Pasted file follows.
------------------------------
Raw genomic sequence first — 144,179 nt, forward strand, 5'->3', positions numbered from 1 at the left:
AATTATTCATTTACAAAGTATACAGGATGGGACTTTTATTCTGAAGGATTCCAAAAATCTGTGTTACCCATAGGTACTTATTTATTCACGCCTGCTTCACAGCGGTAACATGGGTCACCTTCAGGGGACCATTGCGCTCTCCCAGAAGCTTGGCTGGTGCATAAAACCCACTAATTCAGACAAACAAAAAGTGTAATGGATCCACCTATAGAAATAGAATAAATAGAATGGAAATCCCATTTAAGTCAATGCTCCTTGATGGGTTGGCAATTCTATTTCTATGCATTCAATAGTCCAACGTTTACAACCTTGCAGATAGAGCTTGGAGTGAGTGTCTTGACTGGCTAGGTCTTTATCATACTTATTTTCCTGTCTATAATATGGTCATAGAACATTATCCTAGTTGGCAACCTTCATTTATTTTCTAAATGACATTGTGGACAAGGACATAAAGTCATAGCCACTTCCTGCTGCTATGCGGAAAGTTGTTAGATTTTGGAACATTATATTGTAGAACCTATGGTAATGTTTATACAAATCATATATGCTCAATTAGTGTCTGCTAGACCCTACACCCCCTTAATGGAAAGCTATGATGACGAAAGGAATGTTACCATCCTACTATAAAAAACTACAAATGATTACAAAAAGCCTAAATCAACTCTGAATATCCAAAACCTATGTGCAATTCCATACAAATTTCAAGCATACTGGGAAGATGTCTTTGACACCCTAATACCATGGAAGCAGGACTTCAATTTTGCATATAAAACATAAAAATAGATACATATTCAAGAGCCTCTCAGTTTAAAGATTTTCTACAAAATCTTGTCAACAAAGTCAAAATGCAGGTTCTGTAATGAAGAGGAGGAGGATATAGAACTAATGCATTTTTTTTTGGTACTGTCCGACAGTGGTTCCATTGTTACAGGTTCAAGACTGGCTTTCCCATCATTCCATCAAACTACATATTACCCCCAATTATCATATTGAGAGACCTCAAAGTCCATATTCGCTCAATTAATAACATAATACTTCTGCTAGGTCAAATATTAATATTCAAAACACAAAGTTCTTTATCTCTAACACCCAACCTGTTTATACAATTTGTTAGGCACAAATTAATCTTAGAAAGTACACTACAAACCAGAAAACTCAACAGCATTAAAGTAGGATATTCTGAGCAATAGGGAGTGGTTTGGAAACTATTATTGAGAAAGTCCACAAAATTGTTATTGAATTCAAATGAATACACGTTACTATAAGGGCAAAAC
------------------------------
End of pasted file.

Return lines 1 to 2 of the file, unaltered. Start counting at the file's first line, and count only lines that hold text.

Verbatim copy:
Raw genomic sequence first — 144,179 nt, forward strand, 5'->3', positions numbered from 1 at the left:
AATTATTCATTTACAAAGTATACAGGATGGGACTTTTATTCTGAAGGATTCCAAAAATCTGTGTTACCCATAGGTACTTATTTATTCACGCCTGCTTCACAGCGGTAACATGGGTCACCTTCAGGGGACCATTGCGCTCTCCCAGAAGCTTGGCTGGTGCATAAAACCCACTAATTCAGACAAACAAAAAGTGTAATGGATCCACCTATAGAAATAGAATAAATAGAATGGAAATCCCATTTAAGTCAATGCTCCTTGATGGGTTGGCAATTCTATTTCTATGCATTCAATAGTCCAACGTTTACAACCTTGCAGATAGAGCTTGGAGTGAGTGTCTTGACTGGCTAGGTCTTTATCATACTTATTTTCCTGTCTATAATATGGTCATAGAACATTATCCTAGTTGGCAACCTTCATTTATTTTCTAAATGACATTGTGGACAAGGACATAAAGTCATAGCCACTTCCTGCTGCTATGCGGAAAGTTGTTAGATTTTGGAACATTATATTGTAGAACCTATGGTAATGTTTATACAAATCATATATGCTCAATTAGTGTCTGCTAGACCCTACACCCCCTTAATGGAAAGCTATGATGACGAAAGGAATGTTACCATCCTACTATAAAAAACTACAAATGATTACAAAAAGCCTAAATCAACTCTGAATATCCAAAACCTATGTGCAATTCCATACAAATTTCAAGCATACTGGGAAGATGTCTTTGACACCCTAATACCATGGAAGCAGGACTTCAATTTTGCATATAAAACATAAAAATAGATACATATTCAAGAGCCTCTCAGTTTAAAGATTTTCTACAAAATCTTGTCAACAAAGTCAAAATGCAGGTTCTGTAATGAAGAGGAGGAGGATATAGAACTAATGCATTTTTTTTTGGTACTGTCCGACAGTGGTTCCATTGTTACAGGTTCAAGACTGGCTTTCCCATCATTCCATCAAACTACATATTACCCCCAATTATCATATTGAGAGACCTCAAAGTCCATATTCGCTCAATTAATAACATAATACTTCTGCTAGGTCAAATATTAATATTCAAAACACAAAGTTCTTTATCTCTAACACCCAACCTGTTTATACAATTTGTTAGGCACAAATTAATCTTAGAAAGTACACTACAAACCAGAAAACTCAACAGCATTAAAGTAGGATATTCTGAGCAATAGGGAGTGGTTTGGAAACTATTATTGAGAAAGTCCACAAAATTGTTATTGAATTCAAATGAATACACGTTACTATAAGGGCAAAAC